Despite maintaining high standards for quality control as an industry, individual breweries are still prone to mistakes. According to the results of a 2016 TTB Alcohol Beverage Sampling Program conducted by the federal alcohol regulating body a random selection of 53 malt beverages were tested for adherence labeling compliance regulations. One of the tests checked to see if the alcohol by volume (ABV) of the liquid inside fell within regulatory tolerance (+/- 0.3% ABV) of what was claimed on the label. 29 of the 53 products – 54 % – fell outside of the allowed variance. (https://www.ttb.gov/images/pdfs/2017-03-01-fy2016-results.pdf)
Ultimately, the final ruling by the FDA is that in order for a beer to be labeled as gluten-free, only gluten-free ingredients must go into the beer. “A solution to all of this confusion already exists,” Doug Foster of Aurochs Brewing in Pittsburgh, PA discussed. “These dedicated gluten-free breweries address any issues by creating craft beer made out of naturally gluten-free ingredients. It eliminates the need to even worry about gluten-reduced, unsafe products and labeling.”
There are not shortcuts by the members of the Gluten-Free Brewer’s Group. These breweries are dedicated to making safe, quality gluten-free beers for consumers to feel completely safe drinking. If you see the label gluten-free on a beer, know that it was made with gluten-free ingredients. If you are sensitive, be aware that gluten-reduced or gluten-removed may be a risk.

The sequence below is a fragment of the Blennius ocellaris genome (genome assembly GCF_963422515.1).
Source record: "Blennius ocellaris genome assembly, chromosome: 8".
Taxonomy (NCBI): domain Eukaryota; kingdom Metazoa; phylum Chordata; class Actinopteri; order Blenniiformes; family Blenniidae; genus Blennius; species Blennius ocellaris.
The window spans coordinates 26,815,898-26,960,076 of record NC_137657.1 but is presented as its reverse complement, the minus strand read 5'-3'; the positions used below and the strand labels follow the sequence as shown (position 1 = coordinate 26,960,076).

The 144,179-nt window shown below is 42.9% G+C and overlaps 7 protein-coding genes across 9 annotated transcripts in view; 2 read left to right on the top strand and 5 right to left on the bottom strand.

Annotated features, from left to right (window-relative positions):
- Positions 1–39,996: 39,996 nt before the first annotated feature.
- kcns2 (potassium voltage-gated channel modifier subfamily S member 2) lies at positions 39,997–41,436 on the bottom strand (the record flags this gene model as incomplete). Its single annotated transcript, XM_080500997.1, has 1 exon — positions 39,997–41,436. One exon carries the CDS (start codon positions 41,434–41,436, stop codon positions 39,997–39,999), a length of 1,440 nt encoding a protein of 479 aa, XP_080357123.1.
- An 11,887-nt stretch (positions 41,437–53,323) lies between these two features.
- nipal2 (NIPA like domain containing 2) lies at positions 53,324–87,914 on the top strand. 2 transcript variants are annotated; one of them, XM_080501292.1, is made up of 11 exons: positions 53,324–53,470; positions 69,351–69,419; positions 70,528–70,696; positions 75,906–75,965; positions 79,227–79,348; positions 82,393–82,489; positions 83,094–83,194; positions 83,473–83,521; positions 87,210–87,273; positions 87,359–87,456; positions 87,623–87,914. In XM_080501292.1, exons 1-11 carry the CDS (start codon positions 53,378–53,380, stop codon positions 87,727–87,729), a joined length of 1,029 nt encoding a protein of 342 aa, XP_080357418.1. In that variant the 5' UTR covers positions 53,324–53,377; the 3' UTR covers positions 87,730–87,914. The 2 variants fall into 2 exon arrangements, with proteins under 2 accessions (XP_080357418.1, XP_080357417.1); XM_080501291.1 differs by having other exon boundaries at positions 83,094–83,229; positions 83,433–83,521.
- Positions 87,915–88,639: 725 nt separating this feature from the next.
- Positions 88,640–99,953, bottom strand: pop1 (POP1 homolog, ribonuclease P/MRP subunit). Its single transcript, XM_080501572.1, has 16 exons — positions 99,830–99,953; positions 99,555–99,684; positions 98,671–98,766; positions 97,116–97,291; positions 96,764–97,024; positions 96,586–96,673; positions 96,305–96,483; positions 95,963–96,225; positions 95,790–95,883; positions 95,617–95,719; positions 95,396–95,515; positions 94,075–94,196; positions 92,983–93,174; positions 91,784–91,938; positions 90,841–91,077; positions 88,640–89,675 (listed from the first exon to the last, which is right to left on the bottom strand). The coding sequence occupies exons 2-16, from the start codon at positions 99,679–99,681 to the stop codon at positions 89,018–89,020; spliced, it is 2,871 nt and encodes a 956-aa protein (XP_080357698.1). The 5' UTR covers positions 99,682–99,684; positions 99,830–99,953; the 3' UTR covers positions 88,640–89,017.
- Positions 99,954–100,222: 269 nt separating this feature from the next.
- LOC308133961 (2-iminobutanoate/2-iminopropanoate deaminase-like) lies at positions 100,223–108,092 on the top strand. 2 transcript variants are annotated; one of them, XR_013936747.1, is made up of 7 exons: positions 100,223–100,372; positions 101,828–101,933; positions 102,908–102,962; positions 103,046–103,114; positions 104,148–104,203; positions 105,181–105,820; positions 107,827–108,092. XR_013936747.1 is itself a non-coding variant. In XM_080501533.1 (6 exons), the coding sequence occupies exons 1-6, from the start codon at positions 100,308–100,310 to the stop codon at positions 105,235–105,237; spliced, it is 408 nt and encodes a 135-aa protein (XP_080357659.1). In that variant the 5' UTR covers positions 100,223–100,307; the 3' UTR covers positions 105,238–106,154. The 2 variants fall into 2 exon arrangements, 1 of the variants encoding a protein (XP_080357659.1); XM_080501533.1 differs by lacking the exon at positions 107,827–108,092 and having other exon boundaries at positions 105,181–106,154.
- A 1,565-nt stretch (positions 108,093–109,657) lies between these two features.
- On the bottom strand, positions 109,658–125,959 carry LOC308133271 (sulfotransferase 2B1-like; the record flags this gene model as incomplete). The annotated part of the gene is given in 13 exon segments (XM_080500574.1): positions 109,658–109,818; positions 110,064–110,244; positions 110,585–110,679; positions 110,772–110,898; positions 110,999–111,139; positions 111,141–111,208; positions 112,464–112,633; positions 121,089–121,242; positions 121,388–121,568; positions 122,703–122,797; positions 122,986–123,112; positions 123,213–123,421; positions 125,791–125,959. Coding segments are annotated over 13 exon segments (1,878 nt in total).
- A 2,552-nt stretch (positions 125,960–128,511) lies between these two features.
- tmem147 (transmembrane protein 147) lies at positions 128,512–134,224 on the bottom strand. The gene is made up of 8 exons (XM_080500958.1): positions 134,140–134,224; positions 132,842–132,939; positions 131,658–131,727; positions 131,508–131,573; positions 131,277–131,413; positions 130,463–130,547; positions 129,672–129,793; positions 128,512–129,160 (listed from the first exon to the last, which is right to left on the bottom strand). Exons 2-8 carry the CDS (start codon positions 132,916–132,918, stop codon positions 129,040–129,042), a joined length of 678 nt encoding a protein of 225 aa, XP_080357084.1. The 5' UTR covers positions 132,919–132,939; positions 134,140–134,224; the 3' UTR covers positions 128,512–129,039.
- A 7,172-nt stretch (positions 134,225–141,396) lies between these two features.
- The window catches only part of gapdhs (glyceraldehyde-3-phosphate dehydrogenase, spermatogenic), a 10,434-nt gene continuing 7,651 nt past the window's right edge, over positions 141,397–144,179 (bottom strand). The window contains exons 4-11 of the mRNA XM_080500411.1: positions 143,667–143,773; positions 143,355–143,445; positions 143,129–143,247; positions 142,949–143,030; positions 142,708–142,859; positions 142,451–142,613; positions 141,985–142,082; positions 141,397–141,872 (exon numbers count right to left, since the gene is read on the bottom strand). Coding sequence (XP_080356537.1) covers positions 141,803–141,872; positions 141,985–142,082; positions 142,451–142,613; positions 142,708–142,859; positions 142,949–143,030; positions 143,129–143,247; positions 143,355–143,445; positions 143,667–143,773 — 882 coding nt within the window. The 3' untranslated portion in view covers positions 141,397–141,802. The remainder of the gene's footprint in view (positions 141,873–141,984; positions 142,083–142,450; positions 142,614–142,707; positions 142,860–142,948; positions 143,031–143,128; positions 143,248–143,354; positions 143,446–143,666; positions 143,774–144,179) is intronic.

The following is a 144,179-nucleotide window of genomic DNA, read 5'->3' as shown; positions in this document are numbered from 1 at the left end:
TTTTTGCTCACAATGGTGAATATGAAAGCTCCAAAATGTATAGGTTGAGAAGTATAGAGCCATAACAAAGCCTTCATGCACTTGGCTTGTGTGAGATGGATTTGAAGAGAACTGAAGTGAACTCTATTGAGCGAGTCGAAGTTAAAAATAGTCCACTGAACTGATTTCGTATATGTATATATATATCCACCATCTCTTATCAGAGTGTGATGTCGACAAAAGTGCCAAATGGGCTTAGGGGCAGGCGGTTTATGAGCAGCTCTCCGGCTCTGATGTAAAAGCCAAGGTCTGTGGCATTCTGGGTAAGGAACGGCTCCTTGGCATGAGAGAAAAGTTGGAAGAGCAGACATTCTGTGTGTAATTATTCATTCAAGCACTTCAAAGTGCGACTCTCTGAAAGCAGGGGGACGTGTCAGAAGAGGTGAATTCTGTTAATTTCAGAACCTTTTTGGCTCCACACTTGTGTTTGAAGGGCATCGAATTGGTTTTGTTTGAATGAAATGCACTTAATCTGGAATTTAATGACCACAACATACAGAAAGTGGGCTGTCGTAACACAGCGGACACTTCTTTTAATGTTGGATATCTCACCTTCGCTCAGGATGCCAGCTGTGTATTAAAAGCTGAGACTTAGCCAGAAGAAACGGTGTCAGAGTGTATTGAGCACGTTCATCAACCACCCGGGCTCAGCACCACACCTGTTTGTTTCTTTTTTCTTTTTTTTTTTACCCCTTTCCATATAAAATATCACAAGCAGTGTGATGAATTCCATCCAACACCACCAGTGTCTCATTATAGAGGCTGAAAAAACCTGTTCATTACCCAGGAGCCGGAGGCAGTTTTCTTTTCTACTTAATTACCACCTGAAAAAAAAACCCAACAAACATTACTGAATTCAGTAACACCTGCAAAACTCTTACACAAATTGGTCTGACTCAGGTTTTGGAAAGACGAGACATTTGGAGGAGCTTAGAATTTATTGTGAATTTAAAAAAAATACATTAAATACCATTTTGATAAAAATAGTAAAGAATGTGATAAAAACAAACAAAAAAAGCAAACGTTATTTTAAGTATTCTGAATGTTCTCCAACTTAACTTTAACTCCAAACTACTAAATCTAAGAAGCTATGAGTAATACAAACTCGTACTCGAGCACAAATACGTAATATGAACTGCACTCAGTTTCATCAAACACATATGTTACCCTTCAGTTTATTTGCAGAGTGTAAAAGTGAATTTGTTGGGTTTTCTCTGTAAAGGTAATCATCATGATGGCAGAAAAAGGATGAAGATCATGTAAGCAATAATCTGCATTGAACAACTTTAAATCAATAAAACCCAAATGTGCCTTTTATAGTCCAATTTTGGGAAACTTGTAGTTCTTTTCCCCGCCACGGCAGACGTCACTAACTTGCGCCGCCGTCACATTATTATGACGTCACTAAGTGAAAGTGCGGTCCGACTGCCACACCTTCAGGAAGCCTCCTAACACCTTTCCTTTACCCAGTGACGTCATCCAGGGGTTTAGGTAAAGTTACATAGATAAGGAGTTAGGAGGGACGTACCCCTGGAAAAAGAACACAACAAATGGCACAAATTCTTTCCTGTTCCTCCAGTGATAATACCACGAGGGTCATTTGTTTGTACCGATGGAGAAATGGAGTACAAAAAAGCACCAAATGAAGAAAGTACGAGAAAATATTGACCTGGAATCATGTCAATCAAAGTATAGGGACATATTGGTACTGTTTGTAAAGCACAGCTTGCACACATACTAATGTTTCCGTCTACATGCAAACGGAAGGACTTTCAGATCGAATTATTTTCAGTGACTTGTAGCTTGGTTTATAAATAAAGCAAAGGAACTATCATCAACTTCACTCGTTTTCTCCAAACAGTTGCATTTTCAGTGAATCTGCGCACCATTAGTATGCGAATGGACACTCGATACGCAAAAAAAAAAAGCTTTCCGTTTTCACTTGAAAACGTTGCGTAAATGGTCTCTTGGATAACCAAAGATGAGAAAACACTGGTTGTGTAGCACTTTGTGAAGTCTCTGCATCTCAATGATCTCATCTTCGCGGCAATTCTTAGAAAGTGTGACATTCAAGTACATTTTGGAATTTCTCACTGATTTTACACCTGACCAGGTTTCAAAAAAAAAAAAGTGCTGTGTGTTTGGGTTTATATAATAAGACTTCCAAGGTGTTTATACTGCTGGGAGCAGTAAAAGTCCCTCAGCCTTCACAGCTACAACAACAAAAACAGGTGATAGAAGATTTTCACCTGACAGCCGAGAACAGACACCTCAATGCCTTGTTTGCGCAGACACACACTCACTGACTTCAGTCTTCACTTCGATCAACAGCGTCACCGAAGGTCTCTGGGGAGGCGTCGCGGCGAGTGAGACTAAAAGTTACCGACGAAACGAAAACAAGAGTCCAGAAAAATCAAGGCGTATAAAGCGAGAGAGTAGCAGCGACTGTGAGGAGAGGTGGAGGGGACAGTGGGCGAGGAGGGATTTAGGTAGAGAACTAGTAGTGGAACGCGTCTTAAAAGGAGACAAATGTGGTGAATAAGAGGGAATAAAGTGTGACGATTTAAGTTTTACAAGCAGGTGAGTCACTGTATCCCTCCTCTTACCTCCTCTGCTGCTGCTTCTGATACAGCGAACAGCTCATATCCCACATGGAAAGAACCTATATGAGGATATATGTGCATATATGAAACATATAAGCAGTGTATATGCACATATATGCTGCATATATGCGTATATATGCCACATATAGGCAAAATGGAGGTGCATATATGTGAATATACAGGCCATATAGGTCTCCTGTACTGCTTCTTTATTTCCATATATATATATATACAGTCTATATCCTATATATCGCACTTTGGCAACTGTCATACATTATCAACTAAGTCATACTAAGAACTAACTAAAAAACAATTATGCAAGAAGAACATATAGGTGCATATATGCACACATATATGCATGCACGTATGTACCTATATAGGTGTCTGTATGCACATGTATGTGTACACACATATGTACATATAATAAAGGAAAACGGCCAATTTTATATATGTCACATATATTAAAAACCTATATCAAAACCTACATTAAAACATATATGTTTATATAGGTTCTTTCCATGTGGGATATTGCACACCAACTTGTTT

“Just as the only treatment for celiac disease is a completely gluten-free diet, the only truly safe beer products to consume are those that are made with 100% gluten free ingredients,” JP Bierly Founder of Bierly Brewing in McMinnville, Oregon. “Agreed,” said Karen Hertz of Holidaily Brewing “we are glad there is a difference between the gluten-free and gluten-removed labeling for beers but ultimately there shouldn’t even be a gluten-removed category. It’s either gluten-free or it’s not. We will keep advocating for that as a group.”
About the Gluten-free Brewers Group
Members of the Gluten-Free Brewers Group are passionate about crafting high-quality beer that is accessible to all including those with Celiac Disease and other gluten-related disorders.
There are currently 15 dedicated gluten-free breweries in the United States. Follow along with the hashtag #getbeercurious to learn more about gluten-free beer. Breweries interested in joining the Gluten-free Brewers Group can reach out to Kaitlyn Gipple at firstname.lastname@example.org.